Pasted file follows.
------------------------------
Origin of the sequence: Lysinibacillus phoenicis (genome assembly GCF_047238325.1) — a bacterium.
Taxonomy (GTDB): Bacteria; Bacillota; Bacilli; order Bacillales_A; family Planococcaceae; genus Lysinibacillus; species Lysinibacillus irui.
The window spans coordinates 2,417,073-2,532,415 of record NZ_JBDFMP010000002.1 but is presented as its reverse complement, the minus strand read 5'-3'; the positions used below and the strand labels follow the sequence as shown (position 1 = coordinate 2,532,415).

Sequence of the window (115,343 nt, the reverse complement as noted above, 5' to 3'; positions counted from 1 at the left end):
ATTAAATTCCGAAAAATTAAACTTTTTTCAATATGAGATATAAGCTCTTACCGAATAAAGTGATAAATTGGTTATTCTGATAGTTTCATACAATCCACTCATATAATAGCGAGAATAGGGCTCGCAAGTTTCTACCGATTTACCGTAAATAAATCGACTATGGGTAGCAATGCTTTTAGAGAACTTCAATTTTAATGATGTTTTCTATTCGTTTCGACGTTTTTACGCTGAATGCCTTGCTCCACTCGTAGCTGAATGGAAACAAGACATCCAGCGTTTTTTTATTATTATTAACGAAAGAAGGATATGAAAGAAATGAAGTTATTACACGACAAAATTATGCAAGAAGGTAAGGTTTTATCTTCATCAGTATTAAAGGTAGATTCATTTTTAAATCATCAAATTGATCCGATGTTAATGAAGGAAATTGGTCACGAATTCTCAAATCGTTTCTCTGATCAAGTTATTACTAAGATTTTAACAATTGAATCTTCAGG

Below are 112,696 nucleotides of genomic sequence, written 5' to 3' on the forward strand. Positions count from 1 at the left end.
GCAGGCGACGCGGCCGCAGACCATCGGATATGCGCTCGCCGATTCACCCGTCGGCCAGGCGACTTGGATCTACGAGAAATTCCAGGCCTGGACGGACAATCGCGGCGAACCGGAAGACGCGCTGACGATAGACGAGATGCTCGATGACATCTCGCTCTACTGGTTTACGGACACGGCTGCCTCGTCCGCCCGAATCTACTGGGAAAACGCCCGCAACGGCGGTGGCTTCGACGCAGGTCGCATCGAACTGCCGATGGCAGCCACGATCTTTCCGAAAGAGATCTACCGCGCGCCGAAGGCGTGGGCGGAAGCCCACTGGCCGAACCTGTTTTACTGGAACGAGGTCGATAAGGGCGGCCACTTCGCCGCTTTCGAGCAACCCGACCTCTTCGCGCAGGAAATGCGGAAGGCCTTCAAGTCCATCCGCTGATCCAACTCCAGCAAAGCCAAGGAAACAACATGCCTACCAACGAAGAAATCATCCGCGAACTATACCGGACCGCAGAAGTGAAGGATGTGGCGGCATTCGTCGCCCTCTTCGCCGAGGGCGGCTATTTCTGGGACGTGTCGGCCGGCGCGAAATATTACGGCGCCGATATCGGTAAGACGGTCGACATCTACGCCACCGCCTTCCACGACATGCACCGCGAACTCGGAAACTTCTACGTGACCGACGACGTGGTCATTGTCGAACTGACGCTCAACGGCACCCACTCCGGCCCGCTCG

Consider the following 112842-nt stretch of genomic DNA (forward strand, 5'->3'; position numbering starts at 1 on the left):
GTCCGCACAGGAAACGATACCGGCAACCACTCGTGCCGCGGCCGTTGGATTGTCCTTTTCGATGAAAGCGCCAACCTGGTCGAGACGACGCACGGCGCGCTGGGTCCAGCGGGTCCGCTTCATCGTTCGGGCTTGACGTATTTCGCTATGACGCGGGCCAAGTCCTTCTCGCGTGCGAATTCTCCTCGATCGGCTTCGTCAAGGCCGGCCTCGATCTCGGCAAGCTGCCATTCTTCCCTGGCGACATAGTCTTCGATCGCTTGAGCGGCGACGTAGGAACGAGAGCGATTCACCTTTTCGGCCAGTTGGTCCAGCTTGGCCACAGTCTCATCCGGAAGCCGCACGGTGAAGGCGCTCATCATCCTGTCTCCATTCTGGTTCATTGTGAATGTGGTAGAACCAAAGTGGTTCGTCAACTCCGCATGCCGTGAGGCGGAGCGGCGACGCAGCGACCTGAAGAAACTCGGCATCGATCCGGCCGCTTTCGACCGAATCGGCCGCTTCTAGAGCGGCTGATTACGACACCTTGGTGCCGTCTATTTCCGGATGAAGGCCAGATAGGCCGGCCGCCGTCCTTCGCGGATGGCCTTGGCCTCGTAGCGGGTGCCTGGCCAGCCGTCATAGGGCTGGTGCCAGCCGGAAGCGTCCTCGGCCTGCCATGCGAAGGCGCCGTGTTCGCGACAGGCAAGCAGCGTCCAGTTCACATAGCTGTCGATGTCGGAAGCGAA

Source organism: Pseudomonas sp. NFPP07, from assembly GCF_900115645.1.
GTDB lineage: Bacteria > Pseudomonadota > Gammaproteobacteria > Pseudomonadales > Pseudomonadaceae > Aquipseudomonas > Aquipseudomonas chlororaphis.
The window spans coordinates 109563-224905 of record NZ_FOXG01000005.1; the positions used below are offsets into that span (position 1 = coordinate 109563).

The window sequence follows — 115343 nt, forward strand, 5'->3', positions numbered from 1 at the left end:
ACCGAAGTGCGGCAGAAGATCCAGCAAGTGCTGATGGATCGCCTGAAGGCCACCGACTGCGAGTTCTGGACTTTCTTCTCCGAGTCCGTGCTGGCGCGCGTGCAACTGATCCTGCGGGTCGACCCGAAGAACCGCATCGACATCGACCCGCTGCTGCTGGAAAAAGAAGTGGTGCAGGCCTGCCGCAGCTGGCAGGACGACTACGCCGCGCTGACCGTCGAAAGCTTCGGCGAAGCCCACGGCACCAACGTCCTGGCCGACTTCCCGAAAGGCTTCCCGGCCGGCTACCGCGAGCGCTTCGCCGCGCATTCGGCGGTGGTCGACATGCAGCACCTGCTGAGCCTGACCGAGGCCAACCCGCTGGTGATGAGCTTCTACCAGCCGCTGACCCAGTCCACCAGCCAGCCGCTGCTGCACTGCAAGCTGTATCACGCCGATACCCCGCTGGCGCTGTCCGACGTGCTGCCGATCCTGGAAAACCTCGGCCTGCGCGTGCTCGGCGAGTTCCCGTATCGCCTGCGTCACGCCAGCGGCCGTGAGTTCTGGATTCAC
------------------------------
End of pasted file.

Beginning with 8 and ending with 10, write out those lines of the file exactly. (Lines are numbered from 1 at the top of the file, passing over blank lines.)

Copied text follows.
Consider the following 112842-nt stretch of genomic DNA (forward strand, 5'->3'; position numbering starts at 1 on the left):
GTCCGCACAGGAAACGATACCGGCAACCACTCGTGCCGCGGCCGTTGGATTGTCCTTTTCGATGAAAGCGCCAACCTGGTCGAGACGACGCACGGCGCGCTGGGTCCAGCGGGTCCGCTTCATCGTTCGGGCTTGACGTATTTCGCTATGACGCGGGCCAAGTCCTTCTCGCGTGCGAATTCTCCTCGATCGGCTTCGTCAAGGCCGGCCTCGATCTCGGCAAGCTGCCATTCTTCCCTGGCGACATAGTCTTCGATCGCTTGAGCGGCGACGTAGGAACGAGAGCGATTCACCTTTTCGGCCAGTTGGTCCAGCTTGGCCACAGTCTCATCCGGAAGCCGCACGGTGAAGGCGCTCATCATCCTGTCTCCATTCTGGTTCATTGTGAATGTGGTAGAACCAAAGTGGTTCGTCAACTCCGCATGCCGTGAGGCGGAGCGGCGACGCAGCGACCTGAAGAAACTCGGCATCGATCCGGCCGCTTTCGACCGAATCGGCCGCTTCTAGAGCGGCTGATTACGACACCTTGGTGCCGTCTATTTCCGGATGAAGGCCAGATAGGCCGGCCGCCGTCCTTCGCGGATGGCCTTGGCCTCGTAGCGGGTGCCTGGCCAGCCGTCATAGGGCTGGTGCCAGCCGGAAGCGTCCTCGGCCTGCCATGCGAAGGCGCCGTGTTCGCGACAGGCAAGCAGCGTCCAGTTCACATAGCTGTCGATGTCGGAAGCGAA

Source organism: Pseudomonas sp. NFPP07, from assembly GCF_900115645.1.